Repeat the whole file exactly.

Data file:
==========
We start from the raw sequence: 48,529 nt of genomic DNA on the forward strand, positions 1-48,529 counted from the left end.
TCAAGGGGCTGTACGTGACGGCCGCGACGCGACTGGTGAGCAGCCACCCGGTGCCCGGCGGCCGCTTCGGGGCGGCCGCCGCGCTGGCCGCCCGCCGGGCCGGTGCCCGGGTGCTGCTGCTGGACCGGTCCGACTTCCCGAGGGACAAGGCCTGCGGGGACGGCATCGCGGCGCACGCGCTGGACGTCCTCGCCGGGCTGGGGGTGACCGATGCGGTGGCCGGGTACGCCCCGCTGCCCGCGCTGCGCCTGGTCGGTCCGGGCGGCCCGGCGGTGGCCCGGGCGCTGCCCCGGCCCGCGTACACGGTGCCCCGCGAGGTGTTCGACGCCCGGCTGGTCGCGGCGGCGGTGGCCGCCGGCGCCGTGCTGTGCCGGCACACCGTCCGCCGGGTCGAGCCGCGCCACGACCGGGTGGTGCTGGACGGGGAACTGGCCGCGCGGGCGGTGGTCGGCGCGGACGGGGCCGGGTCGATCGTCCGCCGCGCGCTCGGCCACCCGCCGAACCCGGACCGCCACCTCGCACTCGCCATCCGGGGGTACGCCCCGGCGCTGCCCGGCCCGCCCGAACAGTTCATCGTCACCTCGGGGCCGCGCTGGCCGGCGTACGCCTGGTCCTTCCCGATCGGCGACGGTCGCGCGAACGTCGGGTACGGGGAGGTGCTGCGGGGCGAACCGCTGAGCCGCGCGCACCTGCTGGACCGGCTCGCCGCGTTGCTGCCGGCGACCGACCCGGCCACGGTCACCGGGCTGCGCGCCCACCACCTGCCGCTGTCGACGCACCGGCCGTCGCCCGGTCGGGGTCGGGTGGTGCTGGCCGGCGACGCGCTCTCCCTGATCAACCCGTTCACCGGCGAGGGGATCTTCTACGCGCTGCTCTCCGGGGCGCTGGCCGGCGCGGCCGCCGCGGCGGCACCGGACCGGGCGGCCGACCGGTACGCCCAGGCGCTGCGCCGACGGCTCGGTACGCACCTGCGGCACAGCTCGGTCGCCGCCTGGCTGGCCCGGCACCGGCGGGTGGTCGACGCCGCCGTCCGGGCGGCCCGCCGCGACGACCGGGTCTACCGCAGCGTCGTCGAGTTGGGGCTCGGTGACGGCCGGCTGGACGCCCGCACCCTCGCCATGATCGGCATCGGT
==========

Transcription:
We start from the raw sequence: 48,529 nt of genomic DNA on the forward strand, positions 1-48,529 counted from the left end.
TCAAGGGGCTGTACGTGACGGCCGCGACGCGACTGGTGAGCAGCCACCCGGTGCCCGGCGGCCGCTTCGGGGCGGCCGCCGCGCTGGCCGCCCGCCGGGCCGGTGCCCGGGTGCTGCTGCTGGACCGGTCCGACTTCCCGAGGGACAAGGCCTGCGGGGACGGCATCGCGGCGCACGCGCTGGACGTCCTCGCCGGGCTGGGGGTGACCGATGCGGTGGCCGGGTACGCCCCGCTGCCCGCGCTGCGCCTGGTCGGTCCGGGCGGCCCGGCGGTGGCCCGGGCGCTGCCCCGGCCCGCGTACACGGTGCCCCGCGAGGTGTTCGACGCCCGGCTGGTCGCGGCGGCGGTGGCCGCCGGCGCCGTGCTGTGCCGGCACACCGTCCGCCGGGTCGAGCCGCGCCACGACCGGGTGGTGCTGGACGGGGAACTGGCCGCGCGGGCGGTGGTCGGCGCGGACGGGGCCGGGTCGATCGTCCGCCGCGCGCTCGGCCACCCGCCGAACCCGGACCGCCACCTCGCACTCGCCATCCGGGGGTACGCCCCGGCGCTGCCCGGCCCGCCCGAACAGTTCATCGTCACCTCGGGGCCGCGCTGGCCGGCGTACGCCTGGTCCTTCCCGATCGGCGACGGTCGCGCGAACGTCGGGTACGGGGAGGTGCTGCGGGGCGAACCGCTGAGCCGCGCGCACCTGCTGGACCGGCTCGCCGCGTTGCTGCCGGCGACCGACCCGGCCACGGTCACCGGGCTGCGCGCCCACCACCTGCCGCTGTCGACGCACCGGCCGTCGCCCGGTCGGGGTCGGGTGGTGCTGGCCGGCGACGCGCTCTCCCTGATCAACCCGTTCACCGGCGAGGGGATCTTCTACGCGCTGCTCTCCGGGGCGCTGGCCGGCGCGGCCGCCGCGGCGGCACCGGACCGGGCGGCCGACCGGTACGCCCAGGCGCTGCGCCGACGGCTCGGTACGCACCTGCGGCACAGCTCGGTCGCCGCCTGGCTGGCCCGGCACCGGCGGGTGGTCGACGCCGCCGTCCGGGCGGCCCGCCGCGACGACCGGGTCTACCGCAGCGTCGTCGAGTTGGGGCTCGGTGACGGCCGGCTGGACGCCCGCACCCTCGCCATGATCGGCATCGGT